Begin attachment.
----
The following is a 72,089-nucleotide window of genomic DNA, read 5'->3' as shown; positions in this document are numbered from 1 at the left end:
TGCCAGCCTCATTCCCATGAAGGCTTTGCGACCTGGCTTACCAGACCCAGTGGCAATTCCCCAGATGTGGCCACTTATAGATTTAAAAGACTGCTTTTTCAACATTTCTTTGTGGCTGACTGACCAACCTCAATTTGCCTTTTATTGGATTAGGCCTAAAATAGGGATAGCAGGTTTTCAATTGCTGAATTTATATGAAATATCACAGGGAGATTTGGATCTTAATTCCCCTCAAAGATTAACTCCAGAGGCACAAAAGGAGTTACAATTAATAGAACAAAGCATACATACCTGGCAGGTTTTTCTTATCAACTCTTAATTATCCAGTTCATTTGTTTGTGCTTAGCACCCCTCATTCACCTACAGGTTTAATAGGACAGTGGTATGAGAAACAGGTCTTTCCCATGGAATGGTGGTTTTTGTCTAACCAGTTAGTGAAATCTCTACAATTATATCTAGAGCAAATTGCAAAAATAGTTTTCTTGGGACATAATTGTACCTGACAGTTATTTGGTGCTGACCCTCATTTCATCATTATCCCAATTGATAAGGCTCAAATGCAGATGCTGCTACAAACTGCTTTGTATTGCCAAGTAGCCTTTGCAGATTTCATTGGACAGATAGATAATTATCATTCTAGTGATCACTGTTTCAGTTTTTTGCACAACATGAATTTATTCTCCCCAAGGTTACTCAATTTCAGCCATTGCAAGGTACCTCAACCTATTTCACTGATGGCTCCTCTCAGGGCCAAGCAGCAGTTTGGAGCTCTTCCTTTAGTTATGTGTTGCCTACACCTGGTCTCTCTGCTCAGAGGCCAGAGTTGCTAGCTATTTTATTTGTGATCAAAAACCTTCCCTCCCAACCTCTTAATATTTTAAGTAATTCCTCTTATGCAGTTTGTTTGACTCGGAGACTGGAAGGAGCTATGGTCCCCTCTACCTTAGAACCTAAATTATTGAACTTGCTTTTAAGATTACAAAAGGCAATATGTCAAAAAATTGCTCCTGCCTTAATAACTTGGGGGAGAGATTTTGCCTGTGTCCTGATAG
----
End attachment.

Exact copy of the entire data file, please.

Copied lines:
The following is a 72,089-nucleotide window of genomic DNA, read 5'->3' as shown; positions in this document are numbered from 1 at the left end:
TGCCAGCCTCATTCCCATGAAGGCTTTGCGACCTGGCTTACCAGACCCAGTGGCAATTCCCCAGATGTGGCCACTTATAGATTTAAAAGACTGCTTTTTCAACATTTCTTTGTGGCTGACTGACCAACCTCAATTTGCCTTTTATTGGATTAGGCCTAAAATAGGGATAGCAGGTTTTCAATTGCTGAATTTATATGAAATATCACAGGGAGATTTGGATCTTAATTCCCCTCAAAGATTAACTCCAGAGGCACAAAAGGAGTTACAATTAATAGAACAAAGCATACATACCTGGCAGGTTTTTCTTATCAACTCTTAATTATCCAGTTCATTTGTTTGTGCTTAGCACCCCTCATTCACCTACAGGTTTAATAGGACAGTGGTATGAGAAACAGGTCTTTCCCATGGAATGGTGGTTTTTGTCTAACCAGTTAGTGAAATCTCTACAATTATATCTAGAGCAAATTGCAAAAATAGTTTTCTTGGGACATAATTGTACCTGACAGTTATTTGGTGCTGACCCTCATTTCATCATTATCCCAATTGATAAGGCTCAAATGCAGATGCTGCTACAAACTGCTTTGTATTGCCAAGTAGCCTTTGCAGATTTCATTGGACAGATAGATAATTATCATTCTAGTGATCACTGTTTCAGTTTTTTGCACAACATGAATTTATTCTCCCCAAGGTTACTCAATTTCAGCCATTGCAAGGTACCTCAACCTATTTCACTGATGGCTCCTCTCAGGGCCAAGCAGCAGTTTGGAGCTCTTCCTTTAGTTATGTGTTGCCTACACCTGGTCTCTCTGCTCAGAGGCCAGAGTTGCTAGCTATTTTATTTGTGATCAAAAACCTTCCCTCCCAACCTCTTAATATTTTAAGTAATTCCTCTTATGCAGTTTGTTTGACTCGGAGACTGGAAGGAGCTATGGTCCCCTCTACCTTAGAACCTAAATTATTGAACTTGCTTTTAAGATTACAAAAGGCAATATGTCAAAAAATTGCTCCTGCCTTAATAACTTGGGGGAGAGATTTTGCCTGTGTCCTGATAG